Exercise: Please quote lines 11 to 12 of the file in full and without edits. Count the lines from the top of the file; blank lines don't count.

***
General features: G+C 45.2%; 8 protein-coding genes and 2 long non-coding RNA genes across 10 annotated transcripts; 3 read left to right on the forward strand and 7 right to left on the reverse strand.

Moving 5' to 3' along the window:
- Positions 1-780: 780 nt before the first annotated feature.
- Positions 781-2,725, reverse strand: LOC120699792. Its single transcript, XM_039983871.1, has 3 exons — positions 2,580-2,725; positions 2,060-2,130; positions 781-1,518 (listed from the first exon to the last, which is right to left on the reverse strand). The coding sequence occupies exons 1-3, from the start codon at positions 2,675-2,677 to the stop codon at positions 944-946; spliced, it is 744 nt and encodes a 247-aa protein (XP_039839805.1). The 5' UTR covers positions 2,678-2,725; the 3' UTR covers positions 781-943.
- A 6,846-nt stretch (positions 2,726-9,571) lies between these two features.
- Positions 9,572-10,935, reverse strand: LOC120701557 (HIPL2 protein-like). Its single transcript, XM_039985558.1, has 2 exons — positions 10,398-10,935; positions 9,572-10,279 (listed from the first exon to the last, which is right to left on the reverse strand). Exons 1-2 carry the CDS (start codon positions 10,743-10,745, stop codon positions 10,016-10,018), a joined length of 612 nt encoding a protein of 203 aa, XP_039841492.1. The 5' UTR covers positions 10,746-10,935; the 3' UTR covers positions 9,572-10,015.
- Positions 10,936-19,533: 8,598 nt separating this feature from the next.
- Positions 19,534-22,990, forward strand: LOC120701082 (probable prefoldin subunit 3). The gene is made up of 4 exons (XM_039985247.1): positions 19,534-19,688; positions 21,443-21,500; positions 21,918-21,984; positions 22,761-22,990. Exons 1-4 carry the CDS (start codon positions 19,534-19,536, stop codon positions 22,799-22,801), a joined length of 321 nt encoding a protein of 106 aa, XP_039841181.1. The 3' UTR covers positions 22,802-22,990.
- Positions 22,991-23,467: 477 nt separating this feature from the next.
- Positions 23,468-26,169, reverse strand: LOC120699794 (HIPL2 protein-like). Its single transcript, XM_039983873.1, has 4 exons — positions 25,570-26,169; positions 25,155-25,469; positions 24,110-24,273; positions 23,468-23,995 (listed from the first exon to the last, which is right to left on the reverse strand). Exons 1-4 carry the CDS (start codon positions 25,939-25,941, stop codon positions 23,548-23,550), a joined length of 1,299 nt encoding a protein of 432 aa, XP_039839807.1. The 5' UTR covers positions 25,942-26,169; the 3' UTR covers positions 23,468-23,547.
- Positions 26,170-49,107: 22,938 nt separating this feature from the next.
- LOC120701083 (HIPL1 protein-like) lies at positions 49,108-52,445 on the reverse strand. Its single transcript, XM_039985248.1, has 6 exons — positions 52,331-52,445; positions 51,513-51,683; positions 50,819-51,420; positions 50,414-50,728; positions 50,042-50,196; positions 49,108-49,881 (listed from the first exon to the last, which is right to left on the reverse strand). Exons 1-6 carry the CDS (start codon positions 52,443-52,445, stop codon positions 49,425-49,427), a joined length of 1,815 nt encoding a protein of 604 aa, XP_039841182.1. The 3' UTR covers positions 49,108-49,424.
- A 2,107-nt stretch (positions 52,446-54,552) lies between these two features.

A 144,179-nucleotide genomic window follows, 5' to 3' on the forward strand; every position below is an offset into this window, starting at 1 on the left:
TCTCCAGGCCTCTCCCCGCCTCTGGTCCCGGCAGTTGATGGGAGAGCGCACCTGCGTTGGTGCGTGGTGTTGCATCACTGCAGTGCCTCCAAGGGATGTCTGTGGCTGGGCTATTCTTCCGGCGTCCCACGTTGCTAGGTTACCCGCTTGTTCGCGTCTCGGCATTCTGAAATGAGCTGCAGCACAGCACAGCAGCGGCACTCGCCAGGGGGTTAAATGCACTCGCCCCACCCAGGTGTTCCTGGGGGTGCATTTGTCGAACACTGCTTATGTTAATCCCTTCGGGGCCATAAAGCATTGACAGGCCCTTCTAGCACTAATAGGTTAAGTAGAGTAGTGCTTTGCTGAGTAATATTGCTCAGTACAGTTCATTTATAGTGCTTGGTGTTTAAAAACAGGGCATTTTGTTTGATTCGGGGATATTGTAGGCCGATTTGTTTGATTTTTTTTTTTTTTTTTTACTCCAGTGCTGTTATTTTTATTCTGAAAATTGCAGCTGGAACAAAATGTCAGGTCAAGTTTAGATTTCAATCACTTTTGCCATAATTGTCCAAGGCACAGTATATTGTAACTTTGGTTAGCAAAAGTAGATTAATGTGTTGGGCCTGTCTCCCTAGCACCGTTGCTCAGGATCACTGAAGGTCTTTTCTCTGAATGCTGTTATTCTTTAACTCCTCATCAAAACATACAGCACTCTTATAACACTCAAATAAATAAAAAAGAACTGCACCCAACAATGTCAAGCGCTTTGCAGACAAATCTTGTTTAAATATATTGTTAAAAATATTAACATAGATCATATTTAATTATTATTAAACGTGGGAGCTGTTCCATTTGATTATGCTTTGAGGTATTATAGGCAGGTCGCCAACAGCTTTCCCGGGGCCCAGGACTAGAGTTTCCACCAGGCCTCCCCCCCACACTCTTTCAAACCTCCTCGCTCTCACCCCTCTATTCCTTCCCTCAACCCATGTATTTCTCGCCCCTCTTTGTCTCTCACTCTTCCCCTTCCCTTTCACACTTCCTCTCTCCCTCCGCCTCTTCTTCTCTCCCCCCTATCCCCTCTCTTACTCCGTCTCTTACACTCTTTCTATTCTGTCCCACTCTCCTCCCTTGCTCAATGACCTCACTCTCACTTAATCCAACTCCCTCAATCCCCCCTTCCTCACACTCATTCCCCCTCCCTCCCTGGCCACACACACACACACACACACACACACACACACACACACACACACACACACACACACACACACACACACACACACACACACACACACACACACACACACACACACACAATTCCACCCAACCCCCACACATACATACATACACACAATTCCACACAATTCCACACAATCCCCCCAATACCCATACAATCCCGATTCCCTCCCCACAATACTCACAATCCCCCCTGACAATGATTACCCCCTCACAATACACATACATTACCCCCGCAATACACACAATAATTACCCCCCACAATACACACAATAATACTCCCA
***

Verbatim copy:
- Positions 26,170-49,107: 22,938 nt separating this feature from the next.
- LOC120701083 (HIPL1 protein-like) lies at positions 49,108-52,445 on the reverse strand. Its single transcript, XM_039985248.1, has 6 exons — positions 52,331-52,445; positions 51,513-51,683; positions 50,819-51,420; positions 50,414-50,728; positions 50,042-50,196; positions 49,108-49,881 (listed from the first exon to the last, which is right to left on the reverse strand). Exons 1-6 carry the CDS (start codon positions 52,443-52,445, stop codon positions 49,425-49,427), a joined length of 1,815 nt encoding a protein of 604 aa, XP_039841182.1. The 3' UTR covers positions 49,108-49,424.